Friday, April 1, 2022
Sunrise: 06:15 AM
Sunset: 06:39 PM
Tithi: Amavasya upto 10:23 AM
Nakshatra: Uttara Bhadrapada upto 09:10 AM
Yoga: Brahma upto 08:07 AM
Karana: Nagava upto 10:23 AM
Karana: Kinstughna upto 10:21 PM
Paksha: Krishna Paksha
Amanta Month: Phalguna
Purnimanta Month: Chaitra
Shaka Samvat: 1943 Plava
Vikram Samvat: 2079 Rakshasa
Gujarati Samvat: 2078 Pramadi
Twice in a year, followers of Sanatana Dharma observe unique festivities in the name of the great Mother of the universe, these two occasions of worship being called Vasanta Navaratri and Sharada Navaratri.
Tomorrow is the first day of Chaitrā māsā, or the beginning of the new year. Largely celebrated in South India (where I am from), Maharashtra (as Gudi Padwa), Sindh (as Cheti Chand), and Manipur (as Sajibu Nongma Pānba). It is also the start of Navaratri.
Unlike New Year’s day as per the Gregorian calendar, the start of a new year in Indian calendars is largely marked by ritualistic celebration — early morning bath, followed by prayers and visit to the nearby temple. Celebration is characterised by new clothes, sweets and social gathering.
The seasonal changes in spring and autumn are generally periods when our bodies cannot easily adjust and accommodate itself with the changes of nature. People often fall ill during spring and autumn, one of the reasons for this phenomenon being the inability of the body to adapt itself to the conditions of natural seasonal changes.
This is why a nine-day fast is undertaken, to help our bodies and minds adjust to the new season.
Ugādi is a derivative of yuga-ādi, which means the dawn of a new age. So, in a way, the festival celebrates new beginnings.
According to legend, Sri Brahma started creating the Universe on this day.
Whether he really did, or not, is immaterial. What matters is you can choose to create, or restart your universe on this day. A new beginning, a new sankalpa – a will, a resolve to make a change for the better.
Yes, you need this every year. For we start well, falter midway, and give up soon enough. But life is forgiving, and you don’t have to be too hard on yourself.
Ugādi is yet another chance for us to pick ourselves up, and start afresh.
वासांसि जीर्णानि यथा विहाय
नवानि गृह्णाति नरोऽपराणि |
तथा शरीराणि विहाय जीर्णा
न्यन्यानि संयाति नवानि देही || 22||
vāsānsi jīrṇāni yathā vihāya
navāni gṛihṇāti naro ’parāṇi
tathā śharīrāṇi vihāya jīrṇānya
nyāni sanyāti navāni dehī
vāsānsi—garments; jīrṇāni—worn-out; yathā—as; vihāya—sheds; navāni—new; gṛihṇāti—accepts; naraḥ—a person; aparāṇi—others; tathā—likewise; śharīrāṇi—bodies; vihāya—casting off; jirṇāni—worn-out; anyāni—other; sanyāti—enters; navāni—new; dehī—the embodied soul
When garments become torn and useless, we discard them in favor of new ones, but in doing so we do not change ourselves. In the same manner, the soul remains unchanged, when it discards its worn-out body and takes birth in a new body elsewhere.
Bhagavad Gita 2.22
Wearing new clothes on festivals is meant to signify, and remind us of this truth of life.
दु:खेष्वनुद्विग्नमना: सुखेषु विगतस्पृह: |
वीतरागभयक्रोध: स्थितधीर्मुनिरुच्यते || 56||
duḥkheṣhv-anudvigna-manāḥ sukheṣhu vigata-spṛihaḥ
vīta-rāga-bhaya-krodhaḥ sthita-dhīr munir uchyate
duḥkheṣhu—amidst miseries; anudvigna-manāḥ—one whose mind is undisturbed; sukheṣhu—in pleasure; vigata-spṛihaḥ—without craving; vīta—free from; rāga—attachment; bhaya—fear; krodhaḥ—anger; sthita-dhīḥ—enlightened person; muniḥ—a sage; uchyate—is called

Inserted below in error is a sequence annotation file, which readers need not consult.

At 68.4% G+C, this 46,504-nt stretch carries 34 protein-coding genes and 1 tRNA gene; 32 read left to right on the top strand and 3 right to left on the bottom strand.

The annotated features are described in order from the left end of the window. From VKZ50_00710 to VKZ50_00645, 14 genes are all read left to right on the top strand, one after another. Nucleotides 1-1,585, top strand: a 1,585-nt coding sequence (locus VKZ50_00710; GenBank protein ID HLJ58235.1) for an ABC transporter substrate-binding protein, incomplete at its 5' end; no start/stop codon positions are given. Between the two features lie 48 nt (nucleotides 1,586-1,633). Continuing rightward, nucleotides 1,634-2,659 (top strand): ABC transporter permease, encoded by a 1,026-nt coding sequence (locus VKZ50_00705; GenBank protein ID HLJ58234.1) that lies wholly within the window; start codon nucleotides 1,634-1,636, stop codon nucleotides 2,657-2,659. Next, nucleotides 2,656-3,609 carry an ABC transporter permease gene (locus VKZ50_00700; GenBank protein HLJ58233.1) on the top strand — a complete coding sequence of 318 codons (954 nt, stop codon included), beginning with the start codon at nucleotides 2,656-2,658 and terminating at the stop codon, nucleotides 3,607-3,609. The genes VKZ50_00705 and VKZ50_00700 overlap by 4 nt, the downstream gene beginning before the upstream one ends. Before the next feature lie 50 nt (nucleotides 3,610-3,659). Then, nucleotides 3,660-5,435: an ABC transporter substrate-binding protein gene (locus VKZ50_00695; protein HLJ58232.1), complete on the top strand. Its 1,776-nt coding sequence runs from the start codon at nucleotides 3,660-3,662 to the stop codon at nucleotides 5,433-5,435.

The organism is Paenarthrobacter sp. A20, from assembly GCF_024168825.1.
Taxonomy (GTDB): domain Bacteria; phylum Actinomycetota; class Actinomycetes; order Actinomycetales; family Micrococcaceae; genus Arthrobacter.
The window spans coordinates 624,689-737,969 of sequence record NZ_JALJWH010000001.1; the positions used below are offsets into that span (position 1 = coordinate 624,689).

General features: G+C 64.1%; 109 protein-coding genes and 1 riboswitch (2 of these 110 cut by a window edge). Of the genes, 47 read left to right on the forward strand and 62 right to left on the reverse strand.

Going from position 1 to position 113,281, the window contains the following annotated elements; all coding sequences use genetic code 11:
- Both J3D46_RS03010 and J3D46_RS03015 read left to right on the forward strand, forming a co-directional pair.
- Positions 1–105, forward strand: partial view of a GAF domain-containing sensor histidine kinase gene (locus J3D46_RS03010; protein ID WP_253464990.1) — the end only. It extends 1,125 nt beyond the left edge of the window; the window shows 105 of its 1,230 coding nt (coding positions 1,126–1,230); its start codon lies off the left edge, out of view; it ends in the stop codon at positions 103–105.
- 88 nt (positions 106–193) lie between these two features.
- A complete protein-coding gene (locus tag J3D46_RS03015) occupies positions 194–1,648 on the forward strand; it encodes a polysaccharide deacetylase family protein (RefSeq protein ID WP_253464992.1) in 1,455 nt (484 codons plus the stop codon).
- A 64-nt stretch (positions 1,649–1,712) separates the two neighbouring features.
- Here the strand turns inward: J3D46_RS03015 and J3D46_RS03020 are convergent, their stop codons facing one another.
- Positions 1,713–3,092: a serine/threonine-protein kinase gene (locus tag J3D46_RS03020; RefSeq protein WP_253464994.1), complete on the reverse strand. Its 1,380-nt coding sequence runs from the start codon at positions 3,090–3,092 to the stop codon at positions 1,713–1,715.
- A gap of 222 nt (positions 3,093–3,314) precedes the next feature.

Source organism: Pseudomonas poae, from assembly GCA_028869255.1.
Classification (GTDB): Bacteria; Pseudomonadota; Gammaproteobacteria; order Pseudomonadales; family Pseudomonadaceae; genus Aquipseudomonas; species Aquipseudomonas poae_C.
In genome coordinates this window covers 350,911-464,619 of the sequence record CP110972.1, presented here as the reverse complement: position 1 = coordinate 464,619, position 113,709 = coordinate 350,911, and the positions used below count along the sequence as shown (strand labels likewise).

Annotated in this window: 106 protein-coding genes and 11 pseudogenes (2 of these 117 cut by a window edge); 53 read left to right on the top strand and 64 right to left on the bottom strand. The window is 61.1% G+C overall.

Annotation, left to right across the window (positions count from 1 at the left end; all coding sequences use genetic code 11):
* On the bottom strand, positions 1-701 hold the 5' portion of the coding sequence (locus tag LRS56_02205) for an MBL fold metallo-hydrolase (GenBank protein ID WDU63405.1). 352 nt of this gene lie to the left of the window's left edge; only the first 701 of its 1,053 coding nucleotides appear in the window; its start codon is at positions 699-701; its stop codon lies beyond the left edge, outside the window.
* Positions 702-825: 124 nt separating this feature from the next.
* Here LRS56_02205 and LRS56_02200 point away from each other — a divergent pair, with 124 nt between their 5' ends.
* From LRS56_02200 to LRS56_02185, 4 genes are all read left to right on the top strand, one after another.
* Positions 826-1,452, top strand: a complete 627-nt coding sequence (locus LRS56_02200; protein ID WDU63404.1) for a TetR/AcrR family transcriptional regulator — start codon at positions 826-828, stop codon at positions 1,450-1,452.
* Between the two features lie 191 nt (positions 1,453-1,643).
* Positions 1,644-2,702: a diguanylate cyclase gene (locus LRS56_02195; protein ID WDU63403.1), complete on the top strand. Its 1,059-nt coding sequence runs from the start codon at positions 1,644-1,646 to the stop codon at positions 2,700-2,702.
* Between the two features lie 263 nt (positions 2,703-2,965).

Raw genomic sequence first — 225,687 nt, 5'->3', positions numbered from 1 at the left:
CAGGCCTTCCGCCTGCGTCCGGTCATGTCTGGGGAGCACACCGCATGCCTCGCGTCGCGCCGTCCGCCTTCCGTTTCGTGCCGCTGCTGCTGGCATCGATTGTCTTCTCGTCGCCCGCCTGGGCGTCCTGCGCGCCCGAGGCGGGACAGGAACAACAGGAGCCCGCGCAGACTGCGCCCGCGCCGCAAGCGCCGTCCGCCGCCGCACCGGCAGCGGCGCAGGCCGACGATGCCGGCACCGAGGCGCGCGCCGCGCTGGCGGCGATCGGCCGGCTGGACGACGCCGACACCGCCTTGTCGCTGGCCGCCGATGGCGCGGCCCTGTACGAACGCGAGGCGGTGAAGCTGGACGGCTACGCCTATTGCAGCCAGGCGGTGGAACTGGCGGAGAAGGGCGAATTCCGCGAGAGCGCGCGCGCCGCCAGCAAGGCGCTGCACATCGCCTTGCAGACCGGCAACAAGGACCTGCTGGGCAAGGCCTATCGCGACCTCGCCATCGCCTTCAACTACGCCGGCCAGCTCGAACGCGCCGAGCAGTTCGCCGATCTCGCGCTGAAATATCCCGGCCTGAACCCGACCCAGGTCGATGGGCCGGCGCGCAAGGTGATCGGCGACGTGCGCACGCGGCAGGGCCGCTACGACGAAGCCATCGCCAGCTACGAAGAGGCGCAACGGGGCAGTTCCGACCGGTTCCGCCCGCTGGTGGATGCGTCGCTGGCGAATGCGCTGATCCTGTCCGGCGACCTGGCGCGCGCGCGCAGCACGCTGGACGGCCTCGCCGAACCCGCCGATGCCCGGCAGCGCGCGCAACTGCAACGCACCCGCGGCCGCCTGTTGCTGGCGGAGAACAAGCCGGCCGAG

One whose mind remains undisturbed in misery, who does not crave for pleasure, and who is free from attachment, fear, and anger, is truly enlightened.
On Yugādi, we eat sweets made from jaggery and neem leaves, to signify the ups and downs of life, and to remind us that one has to attempt to take in the bitter with the sweet, the unpleasant with the pleasant, and the sadness with the joy, and know that life still moves ahead, only if you maintain a steady mind and composure.
Ugādi is also a new beginning for nature, since it marks the coming of spring.
Temperatures rise, but the sun is what charges us and everything around us. And so this day was traditionally seen as a new beginning, when the tilt of the earth on it’s axis allows the northern hemisphere to receive the highest amount of the Sun’s energy during the following twenty-one days.
And as some studies have shown, it takes 21 days to form a habit.
Well, here is your chance isn’t it? A good day to start, and a 21-day period to develop a habit.
Let’s start the day today by setting small goals for these 21 days. First, take a couple of minutes to relax your mind and body. You can try the deep breathing technique that I mentioned here. Then, gather your thoughts, and think about what it is in your life, that you want to change? What is it that you wanted to do, and never got the chance? What habit do you want to develop (or get rid of)?
You don’t need to set lofty goals here. Small steps work best. Setting an exercise routine, or developing a reading habit, having at least one meal a day mindfully (without any external distractions), starting a morning meditation practice…
The key here is to start. Just start. Don’t make elaborate plans yet. All you need to do is get going.
Once you do, keep at it. There is no excuse, now that you are locked down at home. Encourage yourself, visualise your results, and use a little willpower to make it a habit. Also involve your family — speak to them, tell them of your small goal, and they will also encourage you. Speaking it out loud helps you to create a deliverable, and makes your loved ones your pillars of encouragement, your cheerleaders. Return the love, and encourage them with their small goals too.
And in 21 days, you will be more than pleased with the outcome.
ಯುಗಾದಿ ಹಬ್ಬದ ಶುಭಾಶಯಗಳು!
ಹೊಸ ವರ್ಷದ ಶುಭಾಶಯಗಳು!
నూతన సంవత్సర శుభాకాంక్షలు!
Wish you a very happy Yugādi, and a very happy New Year!